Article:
Reenactment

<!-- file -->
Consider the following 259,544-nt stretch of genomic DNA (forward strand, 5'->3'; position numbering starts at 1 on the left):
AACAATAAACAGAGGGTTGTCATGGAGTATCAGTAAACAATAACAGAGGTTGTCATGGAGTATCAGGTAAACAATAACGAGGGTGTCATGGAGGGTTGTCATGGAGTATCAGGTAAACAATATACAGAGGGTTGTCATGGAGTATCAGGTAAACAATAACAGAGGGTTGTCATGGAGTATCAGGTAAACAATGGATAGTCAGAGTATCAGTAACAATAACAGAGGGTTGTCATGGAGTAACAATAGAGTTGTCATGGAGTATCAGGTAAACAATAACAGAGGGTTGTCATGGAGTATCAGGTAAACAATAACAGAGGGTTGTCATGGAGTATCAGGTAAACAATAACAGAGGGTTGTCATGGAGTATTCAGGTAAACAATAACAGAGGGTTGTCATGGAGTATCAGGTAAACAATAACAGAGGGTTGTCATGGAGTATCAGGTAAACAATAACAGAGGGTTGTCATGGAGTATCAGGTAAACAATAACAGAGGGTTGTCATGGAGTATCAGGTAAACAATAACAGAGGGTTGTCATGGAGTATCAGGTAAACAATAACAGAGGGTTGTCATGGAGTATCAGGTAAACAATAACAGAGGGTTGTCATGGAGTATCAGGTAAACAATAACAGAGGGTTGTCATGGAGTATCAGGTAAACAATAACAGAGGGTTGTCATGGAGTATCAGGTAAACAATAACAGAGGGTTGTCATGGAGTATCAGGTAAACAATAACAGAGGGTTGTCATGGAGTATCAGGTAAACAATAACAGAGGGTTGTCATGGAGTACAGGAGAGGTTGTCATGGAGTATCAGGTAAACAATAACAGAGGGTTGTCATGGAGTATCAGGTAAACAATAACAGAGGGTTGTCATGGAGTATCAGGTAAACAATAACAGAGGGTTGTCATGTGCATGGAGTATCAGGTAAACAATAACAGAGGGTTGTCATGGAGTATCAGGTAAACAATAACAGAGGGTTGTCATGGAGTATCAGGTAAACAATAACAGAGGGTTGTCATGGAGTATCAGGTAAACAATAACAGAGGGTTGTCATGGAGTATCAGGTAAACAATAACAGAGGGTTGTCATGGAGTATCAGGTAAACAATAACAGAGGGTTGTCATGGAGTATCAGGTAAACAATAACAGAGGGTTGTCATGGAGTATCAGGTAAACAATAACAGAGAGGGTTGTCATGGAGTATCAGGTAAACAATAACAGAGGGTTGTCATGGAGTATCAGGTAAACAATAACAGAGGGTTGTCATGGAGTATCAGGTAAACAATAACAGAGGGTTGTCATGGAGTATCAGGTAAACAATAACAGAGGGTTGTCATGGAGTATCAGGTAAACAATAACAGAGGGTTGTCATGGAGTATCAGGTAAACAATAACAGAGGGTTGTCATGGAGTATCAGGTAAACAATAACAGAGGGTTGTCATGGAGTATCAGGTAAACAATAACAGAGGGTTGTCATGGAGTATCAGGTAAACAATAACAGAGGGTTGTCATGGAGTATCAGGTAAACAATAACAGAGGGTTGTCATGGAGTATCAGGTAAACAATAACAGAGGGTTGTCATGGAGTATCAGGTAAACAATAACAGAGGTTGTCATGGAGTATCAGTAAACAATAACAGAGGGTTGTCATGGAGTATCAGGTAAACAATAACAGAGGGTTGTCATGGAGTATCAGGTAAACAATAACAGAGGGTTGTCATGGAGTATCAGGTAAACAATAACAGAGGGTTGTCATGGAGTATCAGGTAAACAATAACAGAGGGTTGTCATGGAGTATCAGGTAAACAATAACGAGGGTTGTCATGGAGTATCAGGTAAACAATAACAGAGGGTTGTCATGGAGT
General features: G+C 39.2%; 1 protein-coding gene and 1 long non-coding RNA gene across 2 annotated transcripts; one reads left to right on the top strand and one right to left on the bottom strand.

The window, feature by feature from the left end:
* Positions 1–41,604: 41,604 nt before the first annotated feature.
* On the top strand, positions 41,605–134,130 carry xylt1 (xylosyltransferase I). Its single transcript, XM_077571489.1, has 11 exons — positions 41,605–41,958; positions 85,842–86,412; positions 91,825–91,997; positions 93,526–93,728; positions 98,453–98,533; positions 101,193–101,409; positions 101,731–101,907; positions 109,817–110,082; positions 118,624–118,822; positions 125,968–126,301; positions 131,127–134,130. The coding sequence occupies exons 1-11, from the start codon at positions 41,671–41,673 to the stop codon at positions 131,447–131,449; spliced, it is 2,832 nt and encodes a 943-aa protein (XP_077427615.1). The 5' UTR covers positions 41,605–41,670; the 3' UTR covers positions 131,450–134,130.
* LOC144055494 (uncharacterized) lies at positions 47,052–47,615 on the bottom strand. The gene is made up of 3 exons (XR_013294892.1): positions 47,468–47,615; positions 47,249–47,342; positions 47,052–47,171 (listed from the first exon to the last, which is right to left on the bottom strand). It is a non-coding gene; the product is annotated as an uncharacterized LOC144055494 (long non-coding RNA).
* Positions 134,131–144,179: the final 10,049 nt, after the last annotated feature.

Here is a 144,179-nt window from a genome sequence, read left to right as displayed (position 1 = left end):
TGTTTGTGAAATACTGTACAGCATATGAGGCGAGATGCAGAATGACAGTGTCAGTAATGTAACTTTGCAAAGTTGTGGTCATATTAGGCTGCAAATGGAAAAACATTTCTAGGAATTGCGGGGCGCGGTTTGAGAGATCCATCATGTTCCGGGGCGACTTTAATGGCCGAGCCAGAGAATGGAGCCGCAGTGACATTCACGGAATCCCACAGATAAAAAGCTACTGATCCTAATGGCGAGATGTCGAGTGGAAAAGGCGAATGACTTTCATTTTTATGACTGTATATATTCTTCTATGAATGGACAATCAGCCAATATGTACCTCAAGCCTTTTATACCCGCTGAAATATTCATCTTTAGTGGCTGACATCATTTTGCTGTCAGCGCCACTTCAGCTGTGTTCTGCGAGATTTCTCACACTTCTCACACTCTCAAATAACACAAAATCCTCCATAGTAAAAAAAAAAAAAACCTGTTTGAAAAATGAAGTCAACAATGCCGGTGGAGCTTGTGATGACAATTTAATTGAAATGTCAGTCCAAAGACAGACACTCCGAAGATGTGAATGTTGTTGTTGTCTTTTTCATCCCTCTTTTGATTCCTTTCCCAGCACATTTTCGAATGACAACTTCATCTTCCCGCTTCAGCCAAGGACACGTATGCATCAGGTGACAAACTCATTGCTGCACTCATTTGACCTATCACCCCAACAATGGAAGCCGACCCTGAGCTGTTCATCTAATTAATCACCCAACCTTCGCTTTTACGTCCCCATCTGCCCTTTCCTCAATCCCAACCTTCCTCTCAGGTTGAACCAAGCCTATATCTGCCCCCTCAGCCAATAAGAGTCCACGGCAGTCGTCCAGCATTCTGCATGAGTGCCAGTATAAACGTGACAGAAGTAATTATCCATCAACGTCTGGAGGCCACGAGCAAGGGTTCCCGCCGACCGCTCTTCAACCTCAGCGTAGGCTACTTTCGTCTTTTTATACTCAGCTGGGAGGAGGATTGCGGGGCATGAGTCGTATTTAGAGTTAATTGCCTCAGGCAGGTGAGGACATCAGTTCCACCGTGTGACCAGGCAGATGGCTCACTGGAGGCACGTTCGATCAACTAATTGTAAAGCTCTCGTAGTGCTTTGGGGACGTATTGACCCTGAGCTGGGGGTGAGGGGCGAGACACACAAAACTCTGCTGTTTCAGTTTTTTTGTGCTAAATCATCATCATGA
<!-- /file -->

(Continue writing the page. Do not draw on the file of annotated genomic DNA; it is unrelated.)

One way children are reminded of a past event is by physically repeating all or part of the event at another time. This procedure, reenactment, is similar to multiple training trials in that children physically reproduce some or all of the actions they learned in the past. We consider reenactment to be the most complete and concrete type of reminder. Not only do children actively participate in their retraining, but they interact directly with the experimenter, providing additional context for their experience. Our reenactment research began with an investigation of its effects on 18-month-olds' long-term memory (Hudson & Sheffield, 1998). The reenactment procedure was conducted in the following manner: During the training session, children visited our laboratory playroom and were shown how to perform eight novel, two-step activities using an elicited imitation procedure. The activities were designed to be interesting for 18-month-olds, but not to be things that they could discover on their own without training (such as finding a hidden box of fish food so that they can feed the goldfish or pressing a stuffed bear's paw to make it talk). Some time after training, children returned to the laboratory for a reenactment session. First, children were allowed 10 minutes of free play in the playroom to see if they would spontaneously produce the target actions. Next, the experimenter provided verbal prompts for any of the activities the child had not performed, such as "What could we do with this toy?" Finally, if children failed to produce the target actions after prompting, the experimenter demonstrated the action for the child and encouraged the child to imitate so that

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